Even though African Americans are just 13 percent of the population, we currently comprise 50 percent of the U.S. prison population. Many might say this is because during the 1990s President Clinton enacted draconian drug laws that unfairly were weighted against Blacks. Although this situation has always existed, the criminally lopsided racial disparities of those who are sent to prison were widely existent as far back as the era of slavery. In the early 19th century in several states that outlawed slavery, Blacks made up 50 percent of those who were incarcerated.
What this should signal to those who are paying attention is that the U.S. doesn’t have a clue when it comes to creating racial equality.
Everything that has resulted from the civil rights movement, up to and including the limited efforts at affirmative action, in actuality is little more than window dressing. Many have benefited, but a huge and growing Black and Latino underclass simmers.
Despite the rapid influx of immigrating cultures in recent decades, the U.S. mostly still conforms to the example of the apple. At the apple’s core exists the historic white/Black dichotomy. Around the core revolve the more recently arrived or ethnic cultures.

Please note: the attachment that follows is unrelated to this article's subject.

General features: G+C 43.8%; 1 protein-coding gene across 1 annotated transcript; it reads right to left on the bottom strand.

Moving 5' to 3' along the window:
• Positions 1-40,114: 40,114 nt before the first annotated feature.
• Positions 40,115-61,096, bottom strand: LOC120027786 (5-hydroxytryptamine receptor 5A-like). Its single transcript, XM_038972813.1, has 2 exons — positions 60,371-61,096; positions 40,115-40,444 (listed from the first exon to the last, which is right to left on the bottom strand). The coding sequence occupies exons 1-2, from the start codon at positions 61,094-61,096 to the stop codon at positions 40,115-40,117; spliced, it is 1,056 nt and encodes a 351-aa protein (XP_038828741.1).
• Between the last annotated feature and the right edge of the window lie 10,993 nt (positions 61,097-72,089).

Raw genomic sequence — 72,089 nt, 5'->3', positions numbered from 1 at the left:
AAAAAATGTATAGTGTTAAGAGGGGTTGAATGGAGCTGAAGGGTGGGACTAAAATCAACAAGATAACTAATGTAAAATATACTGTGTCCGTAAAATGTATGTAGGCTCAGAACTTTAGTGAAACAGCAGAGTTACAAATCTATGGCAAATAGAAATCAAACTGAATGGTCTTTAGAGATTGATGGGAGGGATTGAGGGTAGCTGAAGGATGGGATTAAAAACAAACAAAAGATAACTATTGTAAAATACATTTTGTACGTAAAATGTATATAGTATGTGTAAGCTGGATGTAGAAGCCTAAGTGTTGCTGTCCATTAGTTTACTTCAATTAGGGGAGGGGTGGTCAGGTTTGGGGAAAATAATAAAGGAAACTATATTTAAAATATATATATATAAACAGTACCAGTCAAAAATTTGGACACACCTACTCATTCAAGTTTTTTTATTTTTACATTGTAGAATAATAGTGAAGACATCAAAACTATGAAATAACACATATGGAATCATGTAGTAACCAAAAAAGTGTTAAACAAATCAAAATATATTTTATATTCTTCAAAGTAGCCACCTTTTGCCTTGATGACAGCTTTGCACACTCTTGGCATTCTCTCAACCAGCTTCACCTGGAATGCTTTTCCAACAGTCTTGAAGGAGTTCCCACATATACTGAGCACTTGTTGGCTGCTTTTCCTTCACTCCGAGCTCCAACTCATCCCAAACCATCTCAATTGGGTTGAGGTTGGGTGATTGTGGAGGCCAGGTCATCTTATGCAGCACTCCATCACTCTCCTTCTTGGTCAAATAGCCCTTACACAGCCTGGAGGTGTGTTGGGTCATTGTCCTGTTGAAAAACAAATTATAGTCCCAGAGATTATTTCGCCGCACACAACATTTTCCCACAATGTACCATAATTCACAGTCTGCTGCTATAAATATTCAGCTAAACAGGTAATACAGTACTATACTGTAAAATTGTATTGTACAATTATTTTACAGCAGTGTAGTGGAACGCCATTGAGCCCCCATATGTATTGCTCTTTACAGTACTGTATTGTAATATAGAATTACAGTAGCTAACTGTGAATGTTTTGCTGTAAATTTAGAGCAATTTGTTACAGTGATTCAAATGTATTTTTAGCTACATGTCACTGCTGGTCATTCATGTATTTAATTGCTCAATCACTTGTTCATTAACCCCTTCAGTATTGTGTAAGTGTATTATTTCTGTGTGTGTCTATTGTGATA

It is for this reason that in America the issue of race is almost always a significant factor in every significant issue, from the destruction of the economy to March Madness.
With all due respect and sympathy to the survivors of the fallen, it has to be noted the deceased officers, all white, lived in Tracy, Danville, Concord and Castro Valley. The fact that white officers travel from mostly white America to patrol Black and Latino America is not a unique situation. Anyone who has seen the film, “The Battle of Algiers,” will immediately recognize the situation for what it is: occupation.
It’s the same in most U.S. cities. It’s true in San Francisco, Chicago, New York and most definitely – perhaps especially, given its unwarranted progressive reputation – Berkeley.